Not to be outdone, I have my own cover story in the Chesterfield Monthly, a sister magazine published by the same people.

My piece is about how Midlothian Turnpike, the main artery of suburban sprawl in Chesterfield County, is being led into its next iteration y two new types of grocery stores.

One is the high-end Wegmans. The other is New Grand Market, a large-scale international food store that reflects Richmond’s fast-growing diversity and foreign flare.

I think both of our pieces, in different ways, reflect big shifts in two of the largest counties in the state. (I wonder if I got paid more than he did).

Will the “Ferguson Effect” Kill Urban Renewal?

by James A. Bacon

Baltimore is the East Coast’s answer to Detroit, a once-prosperous city hollowing out from decades of mismanagement under the Blue State governance model. By the time the Washington Village Development Association (WVDA) filmed its documentary, “Fleeing Baltimore,” in 2013, 31,500 residents had abandoned Maryland’s largest city over the previous decade. Sixteen thousand buildings stood vacant. The documentary described how heroic efforts of middle-class Baltimoreans, both black and white, to clean up trash, combat crime and provide positive experiences for inner city youth were overwhelmed by the ineffectiveness of the city’s criminal justice system.

If conditions were hostile to the middle class two years ago, imagine what it is like now. Last month, a 25-year-old black man, Freddie Gray, died under mysterious circumstances in police custody, raising concerns about police abuse and laying bare a history of strained relations between police and the city’s poor black population. Riots ensued, and now gun violence is up 60% compared to the same time last year. Thirty-two shootings took place over Memorial Day weekend.

Similar explosions in violence are occurring in cities across the United States as as police and inner-city populations react to a series of incidents in which unarmed black men died at the hands of white police. In what what urbanist Heather Mac Donald calls the “Ferguson effect,” police are disengaging from discretionary enforcement activity, the criminal element is feeling empowered and a wave of violence has reversed much of twenty years’ decline in crime rates.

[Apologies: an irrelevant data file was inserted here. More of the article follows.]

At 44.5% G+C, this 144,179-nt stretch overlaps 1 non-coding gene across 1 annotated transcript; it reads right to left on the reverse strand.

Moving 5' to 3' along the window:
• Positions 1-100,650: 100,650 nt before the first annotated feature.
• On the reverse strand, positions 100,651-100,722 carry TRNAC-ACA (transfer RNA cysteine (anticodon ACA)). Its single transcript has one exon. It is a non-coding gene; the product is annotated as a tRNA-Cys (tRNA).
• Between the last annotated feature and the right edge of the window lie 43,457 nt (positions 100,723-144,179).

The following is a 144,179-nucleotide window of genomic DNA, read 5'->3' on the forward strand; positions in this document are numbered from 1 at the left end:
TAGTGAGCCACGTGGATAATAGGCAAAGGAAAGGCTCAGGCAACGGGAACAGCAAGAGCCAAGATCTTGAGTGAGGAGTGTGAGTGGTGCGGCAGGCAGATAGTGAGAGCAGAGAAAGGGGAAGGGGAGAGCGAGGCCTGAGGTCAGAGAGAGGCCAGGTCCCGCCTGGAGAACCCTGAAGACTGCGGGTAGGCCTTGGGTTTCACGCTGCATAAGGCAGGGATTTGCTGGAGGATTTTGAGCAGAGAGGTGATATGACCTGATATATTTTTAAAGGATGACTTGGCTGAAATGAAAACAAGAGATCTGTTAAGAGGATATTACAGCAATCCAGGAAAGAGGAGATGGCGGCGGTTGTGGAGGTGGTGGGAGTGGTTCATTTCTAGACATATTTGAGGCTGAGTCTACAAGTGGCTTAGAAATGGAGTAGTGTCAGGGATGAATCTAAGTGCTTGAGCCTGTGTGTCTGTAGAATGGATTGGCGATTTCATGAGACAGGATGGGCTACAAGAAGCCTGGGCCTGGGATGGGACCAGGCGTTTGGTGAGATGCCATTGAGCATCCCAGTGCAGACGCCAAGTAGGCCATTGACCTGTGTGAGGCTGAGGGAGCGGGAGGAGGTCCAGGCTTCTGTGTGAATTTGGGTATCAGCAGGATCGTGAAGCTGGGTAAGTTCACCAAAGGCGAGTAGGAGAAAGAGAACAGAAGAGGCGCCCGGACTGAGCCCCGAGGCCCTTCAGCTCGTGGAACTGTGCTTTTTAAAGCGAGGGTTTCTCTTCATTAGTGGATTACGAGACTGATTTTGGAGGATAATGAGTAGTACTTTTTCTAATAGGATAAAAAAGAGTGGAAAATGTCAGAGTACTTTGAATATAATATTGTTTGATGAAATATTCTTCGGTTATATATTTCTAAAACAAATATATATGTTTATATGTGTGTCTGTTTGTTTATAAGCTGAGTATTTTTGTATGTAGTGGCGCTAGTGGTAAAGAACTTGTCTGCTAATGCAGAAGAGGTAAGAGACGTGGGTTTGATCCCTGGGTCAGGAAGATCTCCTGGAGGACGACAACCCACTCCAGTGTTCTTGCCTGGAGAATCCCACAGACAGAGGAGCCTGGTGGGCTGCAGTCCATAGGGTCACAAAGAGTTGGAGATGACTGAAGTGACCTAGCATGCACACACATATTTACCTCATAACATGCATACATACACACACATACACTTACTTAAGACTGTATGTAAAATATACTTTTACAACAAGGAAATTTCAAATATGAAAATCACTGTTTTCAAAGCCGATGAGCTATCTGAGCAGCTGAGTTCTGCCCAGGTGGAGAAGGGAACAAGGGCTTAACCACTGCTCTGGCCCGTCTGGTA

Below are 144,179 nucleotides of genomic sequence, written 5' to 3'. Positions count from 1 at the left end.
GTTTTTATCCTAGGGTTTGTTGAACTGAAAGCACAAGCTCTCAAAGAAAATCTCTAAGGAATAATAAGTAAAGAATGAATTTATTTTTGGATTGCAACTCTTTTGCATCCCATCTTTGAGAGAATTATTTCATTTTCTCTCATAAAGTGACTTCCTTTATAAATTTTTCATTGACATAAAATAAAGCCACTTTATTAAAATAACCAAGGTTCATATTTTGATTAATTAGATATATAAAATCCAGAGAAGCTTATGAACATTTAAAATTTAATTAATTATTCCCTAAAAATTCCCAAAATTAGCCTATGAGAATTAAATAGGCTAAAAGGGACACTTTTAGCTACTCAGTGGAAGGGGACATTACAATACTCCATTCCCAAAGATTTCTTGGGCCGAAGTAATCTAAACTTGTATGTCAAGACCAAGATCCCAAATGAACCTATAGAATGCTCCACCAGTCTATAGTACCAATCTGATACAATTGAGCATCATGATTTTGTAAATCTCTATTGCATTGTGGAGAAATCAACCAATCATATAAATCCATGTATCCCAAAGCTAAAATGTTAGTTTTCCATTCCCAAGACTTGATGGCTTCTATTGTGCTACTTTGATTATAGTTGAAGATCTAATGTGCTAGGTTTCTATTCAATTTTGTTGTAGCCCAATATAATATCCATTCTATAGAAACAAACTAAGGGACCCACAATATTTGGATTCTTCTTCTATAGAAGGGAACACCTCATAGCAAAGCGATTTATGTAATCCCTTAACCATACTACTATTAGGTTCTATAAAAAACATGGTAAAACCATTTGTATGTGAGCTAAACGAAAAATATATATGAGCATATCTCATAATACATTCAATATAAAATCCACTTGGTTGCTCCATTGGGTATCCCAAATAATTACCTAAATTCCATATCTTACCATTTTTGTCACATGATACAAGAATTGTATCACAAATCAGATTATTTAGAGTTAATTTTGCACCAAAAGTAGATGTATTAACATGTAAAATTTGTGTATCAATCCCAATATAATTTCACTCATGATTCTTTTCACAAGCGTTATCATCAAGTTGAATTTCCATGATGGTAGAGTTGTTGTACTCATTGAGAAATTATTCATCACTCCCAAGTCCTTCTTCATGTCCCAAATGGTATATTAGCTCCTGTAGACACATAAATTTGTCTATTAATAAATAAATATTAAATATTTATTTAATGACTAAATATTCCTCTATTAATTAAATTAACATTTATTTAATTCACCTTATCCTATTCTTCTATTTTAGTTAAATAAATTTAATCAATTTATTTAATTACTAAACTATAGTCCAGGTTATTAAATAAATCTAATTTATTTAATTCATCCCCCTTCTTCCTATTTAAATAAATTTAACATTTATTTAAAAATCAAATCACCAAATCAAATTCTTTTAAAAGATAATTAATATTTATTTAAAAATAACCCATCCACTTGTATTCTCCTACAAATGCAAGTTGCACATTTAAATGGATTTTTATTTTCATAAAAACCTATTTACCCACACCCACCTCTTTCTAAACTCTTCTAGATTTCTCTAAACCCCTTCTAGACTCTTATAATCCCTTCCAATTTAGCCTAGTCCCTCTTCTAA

If the surge in murder and violence is foreshadowing of things to come, it will have a tremendous impact on the livability of major urban areas. Two outcomes can be predicted. First, middle-class households with the means to do so will flee the urban core. Second, law-abiding African-Americans living in high-crime neighborhoods but lacking the means to flee will suffer the most.

I’m not disputing the ugly reality that police abuses occur in poor African-American communities. I’m not disputing the fact that police sometimes commit violent crimes themselves, or that African-Americans have a basis for mistrusting the police in some cities. These are real problems that our society must grapple with. But I’m also arguing that the over-reaction to these problems threatens to un-do much of the progress we’ve made in the past twenty years in fighting the scourge of crime and revitalizing our central cities.

Police officers increasingly second-guess themselves in the use of force, writes Mac Donald, writing in the Wall Street Journal. “Any cop who uses his gun now has to worry about being indicted and losing his job and family,” one policeman told her. If police are more timid in applying force, the bad guys will be emboldened in their criminality. She continues:

Even if officer morale were to miraculously rebound, policies are being put into place that will make it harder to keep crime down in the future. Those initiatives reflect the belief that any criminal-justice action that has a disparate impact on blacks is racially motivated.

In New York, pedestrian stops — when the police question and sometimes frisk individuals engaged in suspicious behavior — have dropped nearly 95% from their 2011 high. … Politicians and activists in New York and other cities have now taken aim at “broken windows” policing.

Meanwhile, the move to end “mass incarceration” is gaining momentum across the country. Across the board, Americans are second-guessing the strategies that largely won the “war on crime.” The results will look a lot like Baltimore as productive, law-abiding citizens flee jurisdictions where anarchy and disorder prevail for the safety of suburban jurisdictions.